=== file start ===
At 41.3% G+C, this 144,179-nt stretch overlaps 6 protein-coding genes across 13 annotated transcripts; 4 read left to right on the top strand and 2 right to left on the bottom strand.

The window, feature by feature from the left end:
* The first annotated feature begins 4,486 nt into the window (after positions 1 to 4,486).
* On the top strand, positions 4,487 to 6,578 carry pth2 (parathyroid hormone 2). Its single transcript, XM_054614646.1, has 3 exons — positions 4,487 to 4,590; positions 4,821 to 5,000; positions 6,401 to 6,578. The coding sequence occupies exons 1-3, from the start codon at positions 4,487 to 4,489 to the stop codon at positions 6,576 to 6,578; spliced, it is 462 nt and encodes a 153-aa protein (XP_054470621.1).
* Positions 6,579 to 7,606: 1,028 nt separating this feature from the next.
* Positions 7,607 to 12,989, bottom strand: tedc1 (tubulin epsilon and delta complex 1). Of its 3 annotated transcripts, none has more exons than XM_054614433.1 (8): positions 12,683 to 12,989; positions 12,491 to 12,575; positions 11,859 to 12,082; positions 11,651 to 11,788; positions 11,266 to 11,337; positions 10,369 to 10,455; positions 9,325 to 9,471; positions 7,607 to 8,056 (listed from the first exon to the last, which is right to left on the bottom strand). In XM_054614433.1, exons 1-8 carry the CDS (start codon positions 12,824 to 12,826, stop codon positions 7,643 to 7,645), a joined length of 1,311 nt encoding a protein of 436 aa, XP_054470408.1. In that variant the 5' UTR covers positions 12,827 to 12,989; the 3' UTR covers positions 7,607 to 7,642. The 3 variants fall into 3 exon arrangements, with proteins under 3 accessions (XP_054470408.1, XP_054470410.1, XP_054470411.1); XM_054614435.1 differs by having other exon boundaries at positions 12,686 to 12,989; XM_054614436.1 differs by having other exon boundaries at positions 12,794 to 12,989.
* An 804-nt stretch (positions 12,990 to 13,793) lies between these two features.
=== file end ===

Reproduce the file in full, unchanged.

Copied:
At 41.3% G+C, this 144,179-nt stretch overlaps 6 protein-coding genes across 13 annotated transcripts; 4 read left to right on the top strand and 2 right to left on the bottom strand.

The window, feature by feature from the left end:
* The first annotated feature begins 4,486 nt into the window (after positions 1 to 4,486).
* On the top strand, positions 4,487 to 6,578 carry pth2 (parathyroid hormone 2). Its single transcript, XM_054614646.1, has 3 exons — positions 4,487 to 4,590; positions 4,821 to 5,000; positions 6,401 to 6,578. The coding sequence occupies exons 1-3, from the start codon at positions 4,487 to 4,489 to the stop codon at positions 6,576 to 6,578; spliced, it is 462 nt and encodes a 153-aa protein (XP_054470621.1).
* Positions 6,579 to 7,606: 1,028 nt separating this feature from the next.
* Positions 7,607 to 12,989, bottom strand: tedc1 (tubulin epsilon and delta complex 1). Of its 3 annotated transcripts, none has more exons than XM_054614433.1 (8): positions 12,683 to 12,989; positions 12,491 to 12,575; positions 11,859 to 12,082; positions 11,651 to 11,788; positions 11,266 to 11,337; positions 10,369 to 10,455; positions 9,325 to 9,471; positions 7,607 to 8,056 (listed from the first exon to the last, which is right to left on the bottom strand). In XM_054614433.1, exons 1-8 carry the CDS (start codon positions 12,824 to 12,826, stop codon positions 7,643 to 7,645), a joined length of 1,311 nt encoding a protein of 436 aa, XP_054470408.1. In that variant the 5' UTR covers positions 12,827 to 12,989; the 3' UTR covers positions 7,607 to 7,642. The 3 variants fall into 3 exon arrangements, with proteins under 3 accessions (XP_054470408.1, XP_054470410.1, XP_054470411.1); XM_054614435.1 differs by having other exon boundaries at positions 12,686 to 12,989; XM_054614436.1 differs by having other exon boundaries at positions 12,794 to 12,989.
* An 804-nt stretch (positions 12,990 to 13,793) lies between these two features.